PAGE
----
‘What colour do you like boy? I have chocolate.’
The third one now. Three injections dripping into the boy’s arm, taped with a black ribbon tape—the ones that athletes used to wear to rebel some wrong.
Seconds trickle like blood. I become the boy. I am as frozen as him. But my jaws are still locked. He is sobbing. It should be over now. But the man has a last trick up his sleeve.
Some kind of screw driver is the only way to describe it. A drilling machine for human flesh. But the boy has stopped sobbing. Perhaps, he is relieved that there will be nothing harsher than this. Certainty is good. Or is it?
Revolution is no fun.
She squats on her legs and plays with her hairclip. She is smiling. He had placed a small box on her head and left. The box had this hairclip. 24 carat gold.
The sky is dead as usual and an eagle circles it. Behind her is the open-gapped fence they put outside garbage pits. She plays around with her hair for a moment, daydreaming. Makes two pigtails out of them and roll both of them in a bun, tying them around with the golden hairclip. Gold hairclip.
But there is no time to fix your hair, wash your face or even sleep, these long-long days. They don’t need calendars in this part of the world. Everyday, people like her remember everyday. No time for amnesia or numbness. Short term quickness. On your toes. Cat like—wild-cat like. Sometimes you hunt, sometimes you get hunted.
Or just sleep and die—it’s not that bad, some days she would think. That’s what people used to do here. Sleep and die.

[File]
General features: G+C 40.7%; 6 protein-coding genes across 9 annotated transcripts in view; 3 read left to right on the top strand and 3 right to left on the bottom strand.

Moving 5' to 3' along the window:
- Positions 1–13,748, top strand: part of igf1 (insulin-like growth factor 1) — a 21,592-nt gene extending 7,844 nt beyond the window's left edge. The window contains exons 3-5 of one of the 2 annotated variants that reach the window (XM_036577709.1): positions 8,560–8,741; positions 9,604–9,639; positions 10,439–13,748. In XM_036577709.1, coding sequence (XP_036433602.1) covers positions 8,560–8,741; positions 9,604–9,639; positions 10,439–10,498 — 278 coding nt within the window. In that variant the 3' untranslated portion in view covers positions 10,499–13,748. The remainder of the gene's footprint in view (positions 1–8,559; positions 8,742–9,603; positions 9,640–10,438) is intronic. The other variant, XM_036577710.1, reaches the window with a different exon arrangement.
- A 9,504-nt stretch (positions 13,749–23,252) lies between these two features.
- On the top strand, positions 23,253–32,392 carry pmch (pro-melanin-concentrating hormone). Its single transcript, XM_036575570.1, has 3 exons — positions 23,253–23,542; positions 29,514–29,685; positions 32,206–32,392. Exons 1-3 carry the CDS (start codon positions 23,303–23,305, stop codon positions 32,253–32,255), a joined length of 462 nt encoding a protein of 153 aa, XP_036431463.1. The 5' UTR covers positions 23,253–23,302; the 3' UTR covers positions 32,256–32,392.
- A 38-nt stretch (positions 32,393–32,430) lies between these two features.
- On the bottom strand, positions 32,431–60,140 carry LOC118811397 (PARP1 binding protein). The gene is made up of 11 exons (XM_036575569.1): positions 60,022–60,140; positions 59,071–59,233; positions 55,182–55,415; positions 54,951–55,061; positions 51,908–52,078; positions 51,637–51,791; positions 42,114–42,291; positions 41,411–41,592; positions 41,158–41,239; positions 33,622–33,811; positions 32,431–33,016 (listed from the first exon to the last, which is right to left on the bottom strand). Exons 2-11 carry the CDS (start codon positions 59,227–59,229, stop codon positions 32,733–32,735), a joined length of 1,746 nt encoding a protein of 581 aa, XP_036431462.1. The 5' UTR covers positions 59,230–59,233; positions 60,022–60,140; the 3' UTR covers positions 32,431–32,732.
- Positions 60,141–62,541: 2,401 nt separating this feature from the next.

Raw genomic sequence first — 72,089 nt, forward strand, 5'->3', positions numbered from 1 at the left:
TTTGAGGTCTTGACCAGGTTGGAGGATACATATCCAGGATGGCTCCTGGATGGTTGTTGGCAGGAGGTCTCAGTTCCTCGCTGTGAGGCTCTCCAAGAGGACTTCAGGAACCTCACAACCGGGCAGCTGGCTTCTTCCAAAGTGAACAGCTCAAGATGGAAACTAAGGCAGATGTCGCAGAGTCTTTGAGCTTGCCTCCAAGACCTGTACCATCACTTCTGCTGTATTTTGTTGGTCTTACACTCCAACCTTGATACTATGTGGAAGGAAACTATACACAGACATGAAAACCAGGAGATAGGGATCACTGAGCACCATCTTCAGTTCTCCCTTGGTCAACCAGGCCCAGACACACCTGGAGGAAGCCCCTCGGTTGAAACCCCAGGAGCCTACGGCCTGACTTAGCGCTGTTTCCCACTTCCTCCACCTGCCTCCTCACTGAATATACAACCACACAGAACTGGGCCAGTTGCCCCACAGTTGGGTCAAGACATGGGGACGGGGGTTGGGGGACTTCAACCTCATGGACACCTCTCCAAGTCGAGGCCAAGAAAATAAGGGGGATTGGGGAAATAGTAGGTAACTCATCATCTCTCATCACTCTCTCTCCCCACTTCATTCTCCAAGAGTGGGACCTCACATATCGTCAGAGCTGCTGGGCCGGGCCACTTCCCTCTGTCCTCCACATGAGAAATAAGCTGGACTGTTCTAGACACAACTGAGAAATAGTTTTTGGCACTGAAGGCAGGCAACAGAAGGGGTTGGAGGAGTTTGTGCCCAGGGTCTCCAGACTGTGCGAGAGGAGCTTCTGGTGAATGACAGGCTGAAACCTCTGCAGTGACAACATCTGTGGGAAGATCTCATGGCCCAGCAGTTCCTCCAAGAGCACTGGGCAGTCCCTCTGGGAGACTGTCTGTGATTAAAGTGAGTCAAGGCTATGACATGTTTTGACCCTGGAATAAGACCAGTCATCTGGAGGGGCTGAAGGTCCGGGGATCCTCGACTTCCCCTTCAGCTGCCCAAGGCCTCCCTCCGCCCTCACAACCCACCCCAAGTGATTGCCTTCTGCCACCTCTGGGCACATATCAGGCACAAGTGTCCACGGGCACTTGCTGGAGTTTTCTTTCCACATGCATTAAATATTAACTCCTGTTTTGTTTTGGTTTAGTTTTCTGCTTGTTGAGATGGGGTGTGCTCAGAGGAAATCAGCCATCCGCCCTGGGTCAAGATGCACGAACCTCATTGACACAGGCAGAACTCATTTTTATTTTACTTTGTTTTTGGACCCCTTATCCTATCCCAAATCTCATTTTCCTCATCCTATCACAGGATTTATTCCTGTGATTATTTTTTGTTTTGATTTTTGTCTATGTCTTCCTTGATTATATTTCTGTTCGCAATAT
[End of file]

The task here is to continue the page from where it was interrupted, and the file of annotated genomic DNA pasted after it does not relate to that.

Not today though. Thursday. You have to keep things in motion. 11:45. She was never late. 19th Block. The building that looked like muck. She learnt some maps. Blonde haired man. As if all the rain fell on only one spot in the town. 11th floor. Why did she choose the stairs? Black Jacket.
Black Jacket. That’s what they called him. She was going to meet him for the first time. For some reason she put her clip back in her pocket and let her pigtails fall.
It really felt absurd when she said it. The girl with the pigtails talking in secret code names. But he just opened the door and stared at her. His apartment looked handsome from what she could see. But she couldn’t see it for long. There was some sort of hunger in his eyes. His teeth were sharp, she knew and he didn’t even smile. But she knew. And she had a job. She had to go through this.
He closed the door.
There was ruckus outside the lobby window. The sounds from the road came up as if travelling through tunnel. It felt like listening through a wall, she thought. It was a woman. She was wailing. They had killed her son. Overdose. There had been more than 40 cases of this and they call themselves civilized—the blues? “Vessels for medicines”. How cruelty breaks in some men’s bones, she had no idea.
Black Jacket must be tackling this. When this happens, they personally come to meet the relatives. Often the relatives get violent. The result is predictable.
This is what was going to happen now. The boy had two siblings. Teens. But in times like these, you become a soldier pretty early on. Things were in motion. But unplanned. Unplanned was never good. That is why they had people like Black Jacket, people to govern the outbreaks. Though whatever he was doing wasn’t going to prevent the immediate massacre that could happen. She had to be quick. Cat-like.
She used elevator this time.
The power went out.
‘Black Jacket. Yes?’
‘There was bloodshed. That lady. She lived in your building. Thursday? Did you see a girl? Dark hair. Brown coat. Golden clip?’
‘Oh YES. I had fever that day. But of course we can’t have the luxury of that. I did negotiate and saved what I could. But I told her to reschedule. This was before Marcel Red come trotting by.’
‘I see. Sorry for taking your time. I mean I’ve heard a lot about your work…man. You have saved so many lives. I better leave now.’
Black Jacket walks back to his house.
‘Oh and use the elevator.’
He smiles. He does have sharp teeth.